Postpetition Tax Penalties and Their Discharge
Everett disputed the IRS’s assessment of postpetition failure-to-pay penalties on its priority tax claims on the basis that (i) the penalties ceased to accrue upon the filing of the bankruptcy petition, (ii) even if the penalties did not cease to accrue, reasonable cause existed to abate the penalties, and (iii) even if the penalties were proper, they were discharged pursuant to Everett’s bankruptcy plan and the bankruptcy court’s confirmation order. Although the Tax Court upheld the imposition of the postpetition penalties, it ultimately concluded that the penalties were discharged.
Section 6658 of the Internal Revenue Code generally provides that failure-to-pay penalties cannot be assessed against a debtor while its bankruptcy case is pending. However, a statutory exception to this general rule exists for any tax penalty that arises from the failure to pay or deposit a tax withheld or collected from others. Because Everett’s tax deficiencies were employment tax liabilities, the Tax Court found that the failure-to-pay penalties properly accrued postpetition. As for Everett’s assertion that reasonable cause existed to abate the tax penalties, the Tax Court found that Everett was unable to demonstrate a correlation between the causes it had cited and its failure to pay the taxes as they came due.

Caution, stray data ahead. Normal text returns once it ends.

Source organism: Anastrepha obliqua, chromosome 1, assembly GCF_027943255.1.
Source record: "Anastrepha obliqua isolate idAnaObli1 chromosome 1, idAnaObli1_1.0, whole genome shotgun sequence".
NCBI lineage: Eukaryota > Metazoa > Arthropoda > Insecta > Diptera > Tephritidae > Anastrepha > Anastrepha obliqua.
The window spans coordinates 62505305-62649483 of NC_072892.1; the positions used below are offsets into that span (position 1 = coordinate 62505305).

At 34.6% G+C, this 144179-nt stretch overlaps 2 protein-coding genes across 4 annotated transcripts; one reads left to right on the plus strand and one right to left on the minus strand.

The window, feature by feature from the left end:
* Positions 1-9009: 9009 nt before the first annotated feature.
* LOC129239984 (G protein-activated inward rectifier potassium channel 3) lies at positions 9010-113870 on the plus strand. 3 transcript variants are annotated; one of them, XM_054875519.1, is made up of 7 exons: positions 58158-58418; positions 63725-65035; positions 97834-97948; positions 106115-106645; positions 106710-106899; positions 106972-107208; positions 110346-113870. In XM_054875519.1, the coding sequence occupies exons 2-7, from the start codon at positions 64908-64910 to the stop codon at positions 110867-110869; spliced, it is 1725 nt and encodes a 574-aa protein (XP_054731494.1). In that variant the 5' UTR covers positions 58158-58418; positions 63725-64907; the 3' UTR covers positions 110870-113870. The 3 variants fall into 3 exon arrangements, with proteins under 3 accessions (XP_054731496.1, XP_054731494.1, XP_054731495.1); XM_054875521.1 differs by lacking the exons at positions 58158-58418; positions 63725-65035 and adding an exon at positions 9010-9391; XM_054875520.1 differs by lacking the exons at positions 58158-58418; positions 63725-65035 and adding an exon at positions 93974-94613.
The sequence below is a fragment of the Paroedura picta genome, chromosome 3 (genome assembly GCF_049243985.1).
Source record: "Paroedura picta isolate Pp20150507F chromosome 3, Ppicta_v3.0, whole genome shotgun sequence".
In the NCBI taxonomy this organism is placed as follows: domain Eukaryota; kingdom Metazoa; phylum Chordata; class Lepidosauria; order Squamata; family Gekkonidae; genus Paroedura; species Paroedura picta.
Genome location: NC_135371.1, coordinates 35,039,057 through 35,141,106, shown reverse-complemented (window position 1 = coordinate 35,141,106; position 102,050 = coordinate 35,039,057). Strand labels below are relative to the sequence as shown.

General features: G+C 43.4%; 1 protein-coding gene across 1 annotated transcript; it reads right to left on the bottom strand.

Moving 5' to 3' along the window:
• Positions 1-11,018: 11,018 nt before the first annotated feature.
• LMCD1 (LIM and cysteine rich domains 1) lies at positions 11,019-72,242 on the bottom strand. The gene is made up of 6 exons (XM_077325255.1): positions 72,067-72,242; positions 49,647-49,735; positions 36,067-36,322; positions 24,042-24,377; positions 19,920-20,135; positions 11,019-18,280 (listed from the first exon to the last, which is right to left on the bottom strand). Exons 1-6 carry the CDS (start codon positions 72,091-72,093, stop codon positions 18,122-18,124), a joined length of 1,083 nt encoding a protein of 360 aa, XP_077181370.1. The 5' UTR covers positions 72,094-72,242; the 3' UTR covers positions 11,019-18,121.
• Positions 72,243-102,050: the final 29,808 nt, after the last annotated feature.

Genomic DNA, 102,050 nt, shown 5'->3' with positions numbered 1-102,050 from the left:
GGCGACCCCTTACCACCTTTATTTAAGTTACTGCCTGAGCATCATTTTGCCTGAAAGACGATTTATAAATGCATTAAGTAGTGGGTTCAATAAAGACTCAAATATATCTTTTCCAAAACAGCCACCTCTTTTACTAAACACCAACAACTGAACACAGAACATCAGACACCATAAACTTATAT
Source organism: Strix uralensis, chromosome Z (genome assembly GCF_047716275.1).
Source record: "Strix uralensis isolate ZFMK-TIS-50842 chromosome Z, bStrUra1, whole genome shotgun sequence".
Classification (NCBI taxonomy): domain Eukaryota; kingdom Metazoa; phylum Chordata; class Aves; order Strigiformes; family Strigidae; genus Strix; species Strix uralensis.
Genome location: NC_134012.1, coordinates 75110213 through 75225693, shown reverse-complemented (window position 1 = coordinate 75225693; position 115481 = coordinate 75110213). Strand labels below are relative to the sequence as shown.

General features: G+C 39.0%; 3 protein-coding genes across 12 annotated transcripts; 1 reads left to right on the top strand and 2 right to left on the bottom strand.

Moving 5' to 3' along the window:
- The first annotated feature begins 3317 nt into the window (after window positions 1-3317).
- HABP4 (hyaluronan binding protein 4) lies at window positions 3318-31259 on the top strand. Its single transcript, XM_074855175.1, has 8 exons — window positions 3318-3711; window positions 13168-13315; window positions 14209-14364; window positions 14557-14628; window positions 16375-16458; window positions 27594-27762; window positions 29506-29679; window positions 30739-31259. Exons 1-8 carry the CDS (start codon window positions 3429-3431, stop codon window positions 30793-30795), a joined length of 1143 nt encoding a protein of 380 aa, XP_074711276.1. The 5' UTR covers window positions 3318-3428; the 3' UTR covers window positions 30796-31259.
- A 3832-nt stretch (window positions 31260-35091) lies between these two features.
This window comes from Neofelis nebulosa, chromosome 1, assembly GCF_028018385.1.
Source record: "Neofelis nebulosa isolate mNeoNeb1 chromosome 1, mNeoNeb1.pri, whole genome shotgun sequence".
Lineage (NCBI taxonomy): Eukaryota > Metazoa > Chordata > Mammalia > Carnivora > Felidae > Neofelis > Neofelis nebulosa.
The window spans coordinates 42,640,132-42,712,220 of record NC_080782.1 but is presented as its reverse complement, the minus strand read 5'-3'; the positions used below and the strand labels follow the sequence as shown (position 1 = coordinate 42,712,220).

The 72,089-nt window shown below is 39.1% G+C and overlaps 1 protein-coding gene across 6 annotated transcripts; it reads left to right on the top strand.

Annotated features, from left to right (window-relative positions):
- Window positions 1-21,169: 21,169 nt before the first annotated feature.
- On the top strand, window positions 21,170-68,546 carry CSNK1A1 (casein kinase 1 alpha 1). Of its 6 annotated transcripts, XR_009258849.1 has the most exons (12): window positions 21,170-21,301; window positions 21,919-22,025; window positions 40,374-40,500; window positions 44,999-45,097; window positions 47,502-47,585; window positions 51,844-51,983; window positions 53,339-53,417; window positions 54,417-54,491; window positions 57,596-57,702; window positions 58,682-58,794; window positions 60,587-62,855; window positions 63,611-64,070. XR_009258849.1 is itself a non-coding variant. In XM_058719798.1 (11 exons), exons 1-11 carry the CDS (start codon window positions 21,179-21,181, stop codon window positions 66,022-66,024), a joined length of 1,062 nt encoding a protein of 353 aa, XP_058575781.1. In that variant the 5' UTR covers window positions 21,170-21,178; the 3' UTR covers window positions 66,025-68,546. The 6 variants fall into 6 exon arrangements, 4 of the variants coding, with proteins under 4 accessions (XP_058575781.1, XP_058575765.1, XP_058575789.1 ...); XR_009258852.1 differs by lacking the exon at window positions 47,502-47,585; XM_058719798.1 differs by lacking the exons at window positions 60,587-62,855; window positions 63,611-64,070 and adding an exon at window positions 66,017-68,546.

As to the issue of discharge, the court sided with Everett and rejected the IRS’s argument that Everett’s bankruptcy plan was a “liquidating plan” for which a discharge was not available under section 1141(d)(3) of the Bankruptcy Code. The court explained that under such section, “a corporate debtor which is liquidated under chapter 11 and does not continue in business after its chapter 11 plan goes into effect does not receive a bankruptcy discharge.” In contrast, although Everett’s plan was labeled a “plan of liquidation” and provided for the liquidation of some assets, overall, the provisions of Everett’s plan supplemented by the confirmation order made clear that the purpose of the plan was a corporate reorganization. Moreover, the court noted the uncontroverted testimony that Everett continued to operate more than eight years after its plan confirmation. Thus, seeing as the plan did not provide for the postpetition penalties, the court held that the bankruptcy plan effectively discharged such penalties.
If our two-part blog entry has piqued your interest, you may find a more detailed discussion of postpetition and postconfirmation interest and penalties on secured tax claims and unsecured priority tax claims in Chapter 10 of Henderson & Goldring, Tax Planning for Troubled Corporations: Bankruptcy and Nonbankruptcy Restructurings (CCH 2012 ed.).